17. Aging and Work Stress: Job design for aging workers; Work capabilities and limitations; Attitudes toward aging workers; Implications of an aging workforce; Job retention and retraining; Disability management and accommodations; Health benefit implications.

18. Health Services and Health and Productivity Management: Health promotion;EAPs [Employee Assistance Programs]; Vocational rehabilitation; Career and work adjustment counseling; Return to work; Disability management; Stress management; Integrated prevention models.

19. Safety Climate, Management, & Training: Management commitment to safety; Safety motivation and leadership; Safety communication; Hazard identification and elimination; Barriers to eliminating or mitigating workplace hazards; Safety climate and culture.

20. Professional and Educational Development: Graduate and undergraduate training in Occupational Health Psychology; Teaching innovations; Employee training programs; Career development programs.

21. Theoretical and Conceptual Issues in Job Stress: Personal, organizational, and cultural antecedents of stress; Moderators of stress-outcome relationships; Measurement of stress; Theoretical developments.

22. Research Methodology: Innovative research designs; Mixed-method research; Multidisciplinary research; Measure development; Case studies; Econometric analysis; Culturally-competent methods.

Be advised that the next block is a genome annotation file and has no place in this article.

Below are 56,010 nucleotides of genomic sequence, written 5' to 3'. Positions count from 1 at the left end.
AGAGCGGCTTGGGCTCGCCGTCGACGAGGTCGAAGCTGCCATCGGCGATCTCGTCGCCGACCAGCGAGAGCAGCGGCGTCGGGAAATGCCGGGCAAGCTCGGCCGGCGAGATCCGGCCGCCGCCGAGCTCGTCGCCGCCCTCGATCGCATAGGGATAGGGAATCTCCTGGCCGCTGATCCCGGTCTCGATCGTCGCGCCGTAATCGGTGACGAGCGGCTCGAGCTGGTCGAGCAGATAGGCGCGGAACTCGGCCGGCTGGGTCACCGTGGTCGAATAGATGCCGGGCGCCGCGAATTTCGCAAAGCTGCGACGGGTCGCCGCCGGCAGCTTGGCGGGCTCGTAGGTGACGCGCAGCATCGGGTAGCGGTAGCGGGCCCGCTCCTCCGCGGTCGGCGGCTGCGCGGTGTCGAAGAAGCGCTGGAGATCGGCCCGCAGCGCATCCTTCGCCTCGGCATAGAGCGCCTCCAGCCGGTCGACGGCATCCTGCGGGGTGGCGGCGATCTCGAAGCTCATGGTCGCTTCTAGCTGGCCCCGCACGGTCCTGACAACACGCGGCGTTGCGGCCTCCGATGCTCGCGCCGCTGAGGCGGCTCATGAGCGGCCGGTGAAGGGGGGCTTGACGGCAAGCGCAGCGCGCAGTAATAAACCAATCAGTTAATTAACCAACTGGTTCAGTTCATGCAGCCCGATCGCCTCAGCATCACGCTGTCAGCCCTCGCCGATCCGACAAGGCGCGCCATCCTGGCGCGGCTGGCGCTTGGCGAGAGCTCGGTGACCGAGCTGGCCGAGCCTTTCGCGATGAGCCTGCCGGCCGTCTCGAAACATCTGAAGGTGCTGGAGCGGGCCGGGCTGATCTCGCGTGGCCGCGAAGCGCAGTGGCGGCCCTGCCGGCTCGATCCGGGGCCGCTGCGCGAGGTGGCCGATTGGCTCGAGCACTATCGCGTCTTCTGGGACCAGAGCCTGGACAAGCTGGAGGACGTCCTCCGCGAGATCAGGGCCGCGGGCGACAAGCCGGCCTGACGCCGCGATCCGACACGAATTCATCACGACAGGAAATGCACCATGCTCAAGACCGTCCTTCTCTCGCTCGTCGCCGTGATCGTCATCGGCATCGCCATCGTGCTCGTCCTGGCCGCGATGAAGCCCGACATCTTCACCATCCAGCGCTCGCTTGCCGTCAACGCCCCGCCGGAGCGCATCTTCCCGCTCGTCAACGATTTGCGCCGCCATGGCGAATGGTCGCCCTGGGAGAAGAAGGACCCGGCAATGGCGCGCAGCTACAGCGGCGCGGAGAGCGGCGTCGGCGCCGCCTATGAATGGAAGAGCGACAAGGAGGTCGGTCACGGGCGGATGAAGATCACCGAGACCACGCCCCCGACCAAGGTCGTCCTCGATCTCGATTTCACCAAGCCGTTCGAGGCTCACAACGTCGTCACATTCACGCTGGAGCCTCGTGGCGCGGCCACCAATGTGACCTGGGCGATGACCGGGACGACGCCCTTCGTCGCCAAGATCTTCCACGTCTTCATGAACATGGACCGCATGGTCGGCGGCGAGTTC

23. Prevention / Intervention Methods and Processes: Field intervention design; Engaging organizations in safety and health issues; Barriers to safety and health initiatives; Gaining access to organizations; Disseminating research findings to organizations; Intervention evaluation methods and standards; r2p (research-to-practice).

24. Global Concerns and Approaches: Surveillance strategies, methods, and programs; Job stress, risk factors, and interventions; Government and NGO initiatives; National policies and guidelines; International networks and collaborations.

25. Positive Psychology and Engagement in the Workplace.

26. Individual Factors: Personality; Coping styles.

27. Job Attitudes, Turnover, & Retention: Attraction; Withdrawal intentions and behaviors; Turnover; Motivation; Presenteeism; Absenteeism; Commitment; Organizational citizenship behaviors.

28. Emerging Risks, Opportunities, and Issues in Work, Stress, and Health.